White Pine Blister Rust

By The Old House Web

White Pine Blister Rust

White pine blister rust, caused by Cronartium ribicola, is a serious problem in many areas of the north central states. The severity of the disease is related to the weather conditions. Cool, wet weather with ambient temperatures averaging below 67 degrees F from July to September favor infection of pine by the rust fungus. The fungus infects needles and young stems through their stomates (air exchange pores). The fungus grows into the wood, causing cankers (areas of dead bark). The bark becomes discolored and turns yellowish at the canker margins.

Cankers will kill a tree if they grow into the trunk. If branches contain cankers about 4 inches from the trunk, the tree will invariably die. Pruning out limbs with cankers more than 4 inches from the trunk will protect the tree. Cankers are most easily seen in the spring when orange-yellow pustules protrude from the bark of the cankers. In late spring and early summer, these areas will form blisters containing a sticky, yellow-orange fluid that later turns dark and hard. The pustules and blisters on the pines are part of the spore formation cycle of the rust fungus. Spores produced on the pine, however, can infect only plants in the genus Ribes, which includes gooseberries and currants. Ribes infected with white pine blister rust form orange and brown spores on the undersides of their leaves. The brown spores form in hairlike projections under the leaves in late summer and early fall. From these projections arise the spores that infect the pines.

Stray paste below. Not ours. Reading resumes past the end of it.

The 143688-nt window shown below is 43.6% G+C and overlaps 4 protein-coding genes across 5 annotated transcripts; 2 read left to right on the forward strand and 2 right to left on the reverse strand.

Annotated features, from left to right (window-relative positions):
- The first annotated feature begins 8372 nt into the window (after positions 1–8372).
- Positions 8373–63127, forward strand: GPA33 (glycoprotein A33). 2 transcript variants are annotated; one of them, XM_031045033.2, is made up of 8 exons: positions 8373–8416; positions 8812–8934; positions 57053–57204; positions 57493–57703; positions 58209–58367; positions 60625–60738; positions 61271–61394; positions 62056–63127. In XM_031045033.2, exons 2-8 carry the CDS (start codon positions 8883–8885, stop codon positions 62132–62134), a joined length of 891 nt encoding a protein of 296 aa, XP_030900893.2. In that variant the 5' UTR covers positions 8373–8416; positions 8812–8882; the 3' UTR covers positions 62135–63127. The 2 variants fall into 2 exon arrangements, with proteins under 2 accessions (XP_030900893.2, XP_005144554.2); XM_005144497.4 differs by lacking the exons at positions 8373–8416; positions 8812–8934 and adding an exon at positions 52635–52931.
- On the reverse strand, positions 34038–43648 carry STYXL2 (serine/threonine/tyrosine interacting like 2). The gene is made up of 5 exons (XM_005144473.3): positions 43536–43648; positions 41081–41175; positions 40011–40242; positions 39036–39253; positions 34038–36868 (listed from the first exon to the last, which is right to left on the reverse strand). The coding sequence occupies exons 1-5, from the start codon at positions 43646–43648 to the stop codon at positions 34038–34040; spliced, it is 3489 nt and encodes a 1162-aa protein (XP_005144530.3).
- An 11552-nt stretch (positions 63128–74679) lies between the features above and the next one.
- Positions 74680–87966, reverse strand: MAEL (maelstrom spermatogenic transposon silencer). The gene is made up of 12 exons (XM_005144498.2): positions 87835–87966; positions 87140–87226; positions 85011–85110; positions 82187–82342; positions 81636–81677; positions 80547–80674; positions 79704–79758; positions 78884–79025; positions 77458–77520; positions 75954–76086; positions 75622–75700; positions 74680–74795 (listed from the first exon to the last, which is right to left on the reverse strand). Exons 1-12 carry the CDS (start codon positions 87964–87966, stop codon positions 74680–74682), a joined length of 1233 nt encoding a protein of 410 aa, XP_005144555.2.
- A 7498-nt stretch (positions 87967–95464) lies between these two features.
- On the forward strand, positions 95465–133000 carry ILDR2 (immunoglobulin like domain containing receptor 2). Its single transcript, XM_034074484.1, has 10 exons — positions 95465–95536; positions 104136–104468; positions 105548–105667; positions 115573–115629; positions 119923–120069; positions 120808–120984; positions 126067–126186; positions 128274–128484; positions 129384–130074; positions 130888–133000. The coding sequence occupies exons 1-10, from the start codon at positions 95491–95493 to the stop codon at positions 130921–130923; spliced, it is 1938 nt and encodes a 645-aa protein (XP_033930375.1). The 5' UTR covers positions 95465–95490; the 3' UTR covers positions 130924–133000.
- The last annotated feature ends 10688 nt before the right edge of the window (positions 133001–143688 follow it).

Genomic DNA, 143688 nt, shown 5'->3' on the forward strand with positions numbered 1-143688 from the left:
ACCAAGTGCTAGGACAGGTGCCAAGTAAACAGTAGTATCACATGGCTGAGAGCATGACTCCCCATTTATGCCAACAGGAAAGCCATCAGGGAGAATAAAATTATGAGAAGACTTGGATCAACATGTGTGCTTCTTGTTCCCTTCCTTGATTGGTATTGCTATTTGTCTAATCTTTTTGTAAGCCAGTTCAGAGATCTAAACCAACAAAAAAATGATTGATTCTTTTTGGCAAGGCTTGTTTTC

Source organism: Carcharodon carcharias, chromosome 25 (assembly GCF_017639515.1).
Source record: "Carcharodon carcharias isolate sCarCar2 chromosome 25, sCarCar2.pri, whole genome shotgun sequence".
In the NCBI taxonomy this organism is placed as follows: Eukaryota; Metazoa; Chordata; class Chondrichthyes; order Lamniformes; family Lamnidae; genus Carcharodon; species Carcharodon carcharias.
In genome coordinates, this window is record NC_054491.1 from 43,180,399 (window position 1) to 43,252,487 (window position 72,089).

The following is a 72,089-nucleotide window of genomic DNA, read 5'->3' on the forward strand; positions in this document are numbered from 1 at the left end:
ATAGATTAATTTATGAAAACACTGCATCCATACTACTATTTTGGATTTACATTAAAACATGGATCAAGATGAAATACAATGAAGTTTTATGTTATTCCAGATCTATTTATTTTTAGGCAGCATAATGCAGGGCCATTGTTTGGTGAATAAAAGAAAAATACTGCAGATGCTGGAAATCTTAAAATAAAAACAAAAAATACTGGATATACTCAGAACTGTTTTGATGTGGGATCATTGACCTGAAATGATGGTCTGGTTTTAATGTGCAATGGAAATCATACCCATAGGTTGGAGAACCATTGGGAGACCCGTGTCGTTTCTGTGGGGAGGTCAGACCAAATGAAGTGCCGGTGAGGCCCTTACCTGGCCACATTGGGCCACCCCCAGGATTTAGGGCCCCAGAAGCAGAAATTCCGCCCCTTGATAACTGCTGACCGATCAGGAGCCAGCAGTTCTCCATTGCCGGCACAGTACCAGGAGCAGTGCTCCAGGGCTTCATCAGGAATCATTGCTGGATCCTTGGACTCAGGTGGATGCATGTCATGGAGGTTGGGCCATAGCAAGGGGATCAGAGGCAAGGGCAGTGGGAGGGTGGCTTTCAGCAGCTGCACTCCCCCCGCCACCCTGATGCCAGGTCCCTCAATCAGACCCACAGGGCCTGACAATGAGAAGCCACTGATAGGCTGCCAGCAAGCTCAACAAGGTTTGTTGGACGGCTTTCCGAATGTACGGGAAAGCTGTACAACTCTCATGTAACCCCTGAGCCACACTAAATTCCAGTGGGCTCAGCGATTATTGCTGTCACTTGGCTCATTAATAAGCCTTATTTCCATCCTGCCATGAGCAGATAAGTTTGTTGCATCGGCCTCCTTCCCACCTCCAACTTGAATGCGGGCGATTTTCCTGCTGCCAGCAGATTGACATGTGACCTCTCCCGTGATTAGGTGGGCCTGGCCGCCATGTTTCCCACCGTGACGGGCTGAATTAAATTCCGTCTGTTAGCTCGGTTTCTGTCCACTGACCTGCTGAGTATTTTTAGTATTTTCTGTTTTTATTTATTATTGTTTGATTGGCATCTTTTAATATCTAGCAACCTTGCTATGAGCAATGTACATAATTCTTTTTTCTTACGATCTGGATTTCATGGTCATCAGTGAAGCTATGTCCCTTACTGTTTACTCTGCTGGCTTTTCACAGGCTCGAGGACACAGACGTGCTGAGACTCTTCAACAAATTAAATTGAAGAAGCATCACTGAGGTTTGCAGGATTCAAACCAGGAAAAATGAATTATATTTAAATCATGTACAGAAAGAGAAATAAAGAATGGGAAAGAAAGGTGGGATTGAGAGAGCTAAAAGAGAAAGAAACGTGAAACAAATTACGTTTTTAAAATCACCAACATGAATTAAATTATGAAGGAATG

Control: Homeowners can avoid loss by planting species such as red pine that are not susceptible; certainly, eastern white pine should not be planted in areas of high disease incidence. In areas of low disease incidence, look for evidence of rust on all currants and white pines within at least 400 feet of the planting site. If no evidence of disease is seen, eradicate Ribes within 400 feet of the planned planting site and proceed with planting. If rust is evident, plant a species not susceptible to the blister rust.

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